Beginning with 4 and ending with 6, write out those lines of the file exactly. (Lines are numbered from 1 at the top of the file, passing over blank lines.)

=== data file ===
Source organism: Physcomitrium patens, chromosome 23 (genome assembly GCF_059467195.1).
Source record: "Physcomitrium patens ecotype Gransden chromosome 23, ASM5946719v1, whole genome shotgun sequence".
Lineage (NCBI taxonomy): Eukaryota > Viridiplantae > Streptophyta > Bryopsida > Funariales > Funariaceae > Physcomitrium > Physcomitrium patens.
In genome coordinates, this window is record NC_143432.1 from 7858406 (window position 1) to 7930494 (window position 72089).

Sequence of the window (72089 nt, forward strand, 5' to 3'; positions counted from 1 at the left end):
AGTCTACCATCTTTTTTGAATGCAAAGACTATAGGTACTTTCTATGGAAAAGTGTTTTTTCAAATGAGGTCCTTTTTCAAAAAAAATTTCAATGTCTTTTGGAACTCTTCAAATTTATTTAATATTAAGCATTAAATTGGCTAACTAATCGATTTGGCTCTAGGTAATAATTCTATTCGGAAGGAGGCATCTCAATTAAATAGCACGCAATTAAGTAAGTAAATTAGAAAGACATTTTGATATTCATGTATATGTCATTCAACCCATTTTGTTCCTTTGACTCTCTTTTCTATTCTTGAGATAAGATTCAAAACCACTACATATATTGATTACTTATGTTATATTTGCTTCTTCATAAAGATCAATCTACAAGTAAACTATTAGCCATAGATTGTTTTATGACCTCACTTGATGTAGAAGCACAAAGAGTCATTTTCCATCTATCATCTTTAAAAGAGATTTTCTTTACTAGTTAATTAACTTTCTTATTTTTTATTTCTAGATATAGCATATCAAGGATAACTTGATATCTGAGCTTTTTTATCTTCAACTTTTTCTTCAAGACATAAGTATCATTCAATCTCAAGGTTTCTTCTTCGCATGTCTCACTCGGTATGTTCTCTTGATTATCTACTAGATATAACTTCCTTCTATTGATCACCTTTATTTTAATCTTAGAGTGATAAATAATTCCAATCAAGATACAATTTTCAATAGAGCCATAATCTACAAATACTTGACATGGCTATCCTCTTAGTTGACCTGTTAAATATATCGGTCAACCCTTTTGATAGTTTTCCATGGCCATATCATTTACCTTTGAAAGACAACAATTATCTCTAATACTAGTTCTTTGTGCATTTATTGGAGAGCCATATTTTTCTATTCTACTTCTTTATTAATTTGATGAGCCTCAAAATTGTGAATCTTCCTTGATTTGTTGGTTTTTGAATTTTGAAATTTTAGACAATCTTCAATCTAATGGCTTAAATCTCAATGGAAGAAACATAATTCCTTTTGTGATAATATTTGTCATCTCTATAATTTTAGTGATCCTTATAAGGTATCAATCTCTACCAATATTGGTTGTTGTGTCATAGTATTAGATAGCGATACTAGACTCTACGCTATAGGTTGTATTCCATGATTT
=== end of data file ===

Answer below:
In genome coordinates, this window is record NC_143432.1 from 7858406 (window position 1) to 7930494 (window position 72089).

Sequence of the window (72089 nt, forward strand, 5' to 3'; positions counted from 1 at the left end):
AGTCTACCATCTTTTTTGAATGCAAAGACTATAGGTACTTTCTATGGAAAAGTGTTTTTTCAAATGAGGTCCTTTTTCAAAAAAAATTTCAATGTCTTTTGGAACTCTTCAAATTTATTTAATATTAAGCATTAAATTGGCTAACTAATCGATTTGGCTCTAGGTAATAATTCTATTCGGAAGGAGGCATCTCAATTAAATAGCACGCAATTAAGTAAGTAAATTAGAAAGACATTTTGATATTCATGTATATGTCATTCAACCCATTTTGTTCCTTTGACTCTCTTTTCTATTCTTGAGATAAGATTCAAAACCACTACATATATTGATTACTTATGTTATATTTGCTTCTTCATAAAGATCAATCTACAAGTAAACTATTAGCCATAGATTGTTTTATGACCTCACTTGATGTAGAAGCACAAAGAGTCATTTTCCATCTATCATCTTTAAAAGAGATTTTCTTTACTAGTTAATTAACTTTCTTATTTTTTATTTCTAGATATAGCATATCAAGGATAACTTGATATCTGAGCTTTTTTATCTTCAACTTTTTCTTCAAGACATAAGTATCATTCAATCTCAAGGTTTCTTCTTCGCATGTCTCACTCGGTATGTTCTCTTGATTATCTACTAGATATAACTTCCTTCTATTGATCACCTTTATTTTAATCTTAGAGTGATAAATAATTCCAATCAAGATACAATTTTCAATAGAGCCATAATCTACAAATACTTGACATGGCTATCCTCTTAGTTGACCTGTTAAATATATCGGTCAACCCTTTTGATAGTTTTCCATGGCCATATCATTTACCTTTGAAAGACAACAATTATCTCTAATACTAGTTCTTTGTGCATTTATTGGAGAGCCATATTTTTCTATTCTACTTCTTTATTAATTTGATGAGCCTCAAAATTGTGAATCTTCCTTGATTTGTTGGTTTTTGAATTTTGAAATTTTAGACAATCTTCAATCTAATGGCTTAAATCTCAATGGAAGAAACATAATTCCTTTTGTGATAATATTTGTCATCTCTATAATTTTAGTGATCCTTATAAGGTATCAATCTCTACCAATATTGGTTGTTGTGTCATAGTATTAGATAGCGATACTAGACTCTACGCTATAGGTTGTATTCCATGATTT